Soft chains Bring Two-Way Pegs And Potential Use Cases, But At A Price In Terms Of Security.

Soft chains are a side chain implementation that interacts with consensus mechanisms more deeply, which has both advantages and disadvantages.

In this article, which examines several side chain implementation approaches, we’ll discuss soft chains. This is another side chain mechanism idea from Ruben Somsen. Space chains, the design I mentioned in my earlier essay, is very different from this. It needs a change to the Bitcoin Core protocol that is designed to set up a side chain. It also needs to charge Bitcoin full nodes a new validation fee and support a two-way peg mechanism that doesn’t rely on a federation to hold funds.

The structure block

The fundamentals of the notion are based on a mechanism to increase simplified payment verification (SPV) security for wallets proposed by Somsen earlier, referred to as POW fraud proofs. The concept is based on a straightforward observation about blockchains: if an invalid block is mined, the blockchain will probably fork because any honest miners will refuse to build on it and eventually mine a valid one. The likelihood of an invalid block being generated and no fork being initiated by honest miners is extremely small, effectively indicating that the network’s consensus mechanism has completely failed. As a result, the appearance of a fork can be interpreted as a form of warning: “Hey, something might have happened here; check this out.” Clients might use forks like this as a type of warning to download these blocks and check the situation out.

However, this poses a fundamental issue because a UTXO must be set in order to verify a block. A UTXO set can only be created once all the preceding blocks in the chain have been validated. Consequently, how does this work as an SPV mechanism? Commitments made by UTXO are the solution.

Each node builds and keeps a local database of all the bitcoins that are currently in existence but have not yet been spent, as it scans the blockchain from the beginning in order to validate each block against the UTXO set. A UTXO set commitment creates a Merkle tree from the UTXO set and, ideally, commits the hash of the tree inside of each block. This enables you to get a block that has some extra information in it, such as a Merkle branch for each transaction’s input, confirming it was included in the previous UTXO set commitment, and verifying it that way. A system would offer a security guarantee practically identical to a complete node if it implemented such a commitment method from the beginning and was really utilised by many users to fully verify the chain. You can download every block involved in a chain split once it occurs to make sure the chain you are following is still legitimate. The longest still prevails even if both arguments for the divide are true. However, if one of them was false, you would know right away thanks to this.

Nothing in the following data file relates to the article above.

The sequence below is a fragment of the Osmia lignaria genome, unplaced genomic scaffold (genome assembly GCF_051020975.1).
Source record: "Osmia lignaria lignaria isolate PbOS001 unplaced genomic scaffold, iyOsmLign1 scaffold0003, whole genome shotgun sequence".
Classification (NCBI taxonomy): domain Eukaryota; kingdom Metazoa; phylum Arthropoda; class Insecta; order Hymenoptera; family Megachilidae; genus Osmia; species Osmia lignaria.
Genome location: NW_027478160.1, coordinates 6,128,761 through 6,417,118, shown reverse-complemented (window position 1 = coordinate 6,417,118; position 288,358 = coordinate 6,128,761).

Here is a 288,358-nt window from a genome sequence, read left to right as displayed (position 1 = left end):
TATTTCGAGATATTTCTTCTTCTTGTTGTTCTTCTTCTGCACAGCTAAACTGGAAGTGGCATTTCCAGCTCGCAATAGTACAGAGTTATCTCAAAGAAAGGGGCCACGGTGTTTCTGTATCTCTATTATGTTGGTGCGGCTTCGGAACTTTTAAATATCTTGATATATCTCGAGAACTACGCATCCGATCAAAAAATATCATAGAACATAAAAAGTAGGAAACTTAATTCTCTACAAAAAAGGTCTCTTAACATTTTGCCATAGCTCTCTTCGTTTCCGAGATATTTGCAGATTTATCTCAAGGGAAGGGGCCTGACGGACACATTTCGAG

The 2 way Peg

According to the soft chain design, main chain nodes would need to download and validate each soft chain block header as well as any chain split blocks using the UTXO set commitments. The foundation for the pig-out mechanism to permit a two-way peg would be this. When claiming coins on the side chain, the user would point to the main chain transaction that assigned the coins to a certain soft chain in order to claim them there. In contrast, if you were trying to peg out of the side chain, you would do the exact reverse. The POW fraud proofs are useful in this situation. The objective of a peg out is to construct a main chain transaction that references a side chain withdrawal transaction. Those coins would remain “frozen in the soft chain” if the withdrawal transaction on the side chain was reorganized out or determined to be illegitimate until after a lengthy confirmation time, such as a year. The latter would be found because, in the case of a chain split, the main chain node will download every block on both sides of the split and verify it using UTXO set commitments.